Making animated demos
- Using Psychopy or Visionegg you can create a gif. Then you import the gif using Adobe Flash. You can adjust the speed manipulating the frame duration (Modify document). Finally, you export the file as a swf.
- In past years, Quicktime Pro could be used to create movies from a bunch of still frames. Quicktime Pro is no longer supported, however it is possible to still run Quicktime 7 Pro if you manage to find a Quicktime Pro-enabled computer (thanks Patrick Cavanagh for informing me of this).
- Patrick normally makes short movies a frame at a time in Keynote and then makes them into movies with Quicktime 7 Pro.
- The recent versions of Quicktime (including Quicktime 7 and X) no longer play all my 2-frame movie demos correctly. When most of my movies are played with looping turned on, it only displays the first frame even though it's a two-frame movie. It does display both frames when it is not set to loop. So a decent demo can be created by making a extended replication of the two frames, even though that yields a large file size. That's what I had to do for the demos for my TiCS article. I have also tried viewing the two-frame movies in looped fashion in the following applications that play quicktime movies:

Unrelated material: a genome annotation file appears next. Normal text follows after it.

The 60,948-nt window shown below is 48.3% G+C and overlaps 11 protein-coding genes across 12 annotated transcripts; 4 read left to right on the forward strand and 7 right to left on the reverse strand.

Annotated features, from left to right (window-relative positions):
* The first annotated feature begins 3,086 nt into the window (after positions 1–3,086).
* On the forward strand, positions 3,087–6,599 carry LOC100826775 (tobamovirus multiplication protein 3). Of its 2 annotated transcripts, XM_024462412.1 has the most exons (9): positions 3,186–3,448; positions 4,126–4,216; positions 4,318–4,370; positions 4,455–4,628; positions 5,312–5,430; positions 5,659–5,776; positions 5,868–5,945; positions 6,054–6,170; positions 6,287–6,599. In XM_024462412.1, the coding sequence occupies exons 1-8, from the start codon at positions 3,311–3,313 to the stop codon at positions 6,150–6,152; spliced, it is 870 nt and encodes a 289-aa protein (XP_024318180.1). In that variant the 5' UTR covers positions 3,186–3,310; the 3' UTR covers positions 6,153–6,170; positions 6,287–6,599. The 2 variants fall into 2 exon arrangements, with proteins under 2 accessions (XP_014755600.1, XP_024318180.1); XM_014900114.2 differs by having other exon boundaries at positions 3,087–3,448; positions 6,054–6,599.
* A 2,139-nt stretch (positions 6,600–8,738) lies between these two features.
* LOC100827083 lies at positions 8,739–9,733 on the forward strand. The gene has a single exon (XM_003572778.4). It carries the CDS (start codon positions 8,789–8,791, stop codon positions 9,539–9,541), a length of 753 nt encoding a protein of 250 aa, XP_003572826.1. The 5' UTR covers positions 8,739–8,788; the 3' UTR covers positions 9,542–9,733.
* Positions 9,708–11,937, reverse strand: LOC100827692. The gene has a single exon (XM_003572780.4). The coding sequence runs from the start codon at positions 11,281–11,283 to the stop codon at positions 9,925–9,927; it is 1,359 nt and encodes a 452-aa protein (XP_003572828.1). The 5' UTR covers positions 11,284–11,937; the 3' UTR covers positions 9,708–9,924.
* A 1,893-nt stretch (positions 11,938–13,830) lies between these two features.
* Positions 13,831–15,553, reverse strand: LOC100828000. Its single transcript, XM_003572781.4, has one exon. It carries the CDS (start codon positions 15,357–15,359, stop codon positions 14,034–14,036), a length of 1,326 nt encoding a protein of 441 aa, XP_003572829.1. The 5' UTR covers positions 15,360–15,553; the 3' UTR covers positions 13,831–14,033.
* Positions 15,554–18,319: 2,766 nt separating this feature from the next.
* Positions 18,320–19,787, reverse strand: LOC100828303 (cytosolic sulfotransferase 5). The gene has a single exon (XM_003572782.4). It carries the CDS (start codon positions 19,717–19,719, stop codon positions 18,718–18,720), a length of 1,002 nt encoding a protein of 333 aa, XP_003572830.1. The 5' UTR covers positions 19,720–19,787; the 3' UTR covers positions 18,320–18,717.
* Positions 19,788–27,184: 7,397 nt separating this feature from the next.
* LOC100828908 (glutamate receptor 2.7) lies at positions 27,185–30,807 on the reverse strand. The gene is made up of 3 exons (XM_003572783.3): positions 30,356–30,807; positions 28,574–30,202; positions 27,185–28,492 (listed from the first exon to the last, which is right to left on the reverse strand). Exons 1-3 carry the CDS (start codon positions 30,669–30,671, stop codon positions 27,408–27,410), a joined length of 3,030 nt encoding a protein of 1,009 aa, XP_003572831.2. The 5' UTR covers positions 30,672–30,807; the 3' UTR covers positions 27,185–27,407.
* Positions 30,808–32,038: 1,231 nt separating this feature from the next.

- VLC: doesn't show both frames
- Movist: doesn't show both frames
- Quicktime Player 7:doesn't show both frames
- SimpleMovieX: doesn't show both frames. Claims to allow export to image sequence, but this gives an error message. Stills are in fact created, but hiding in a subdirectory of /private/var/folders/ . I used a recursive directory listing "ls -R" to find them.
- Firefox: shows both frames, but has "double-vision". Shows old movies that quicktime shows as blank, but also with 'double vision'
- MacVCD: shows both frames!
- Google Chrome: shows both frames! Stutters slightly when loop renews. Doesn't display old movies like "difftlocatn22frps.mov"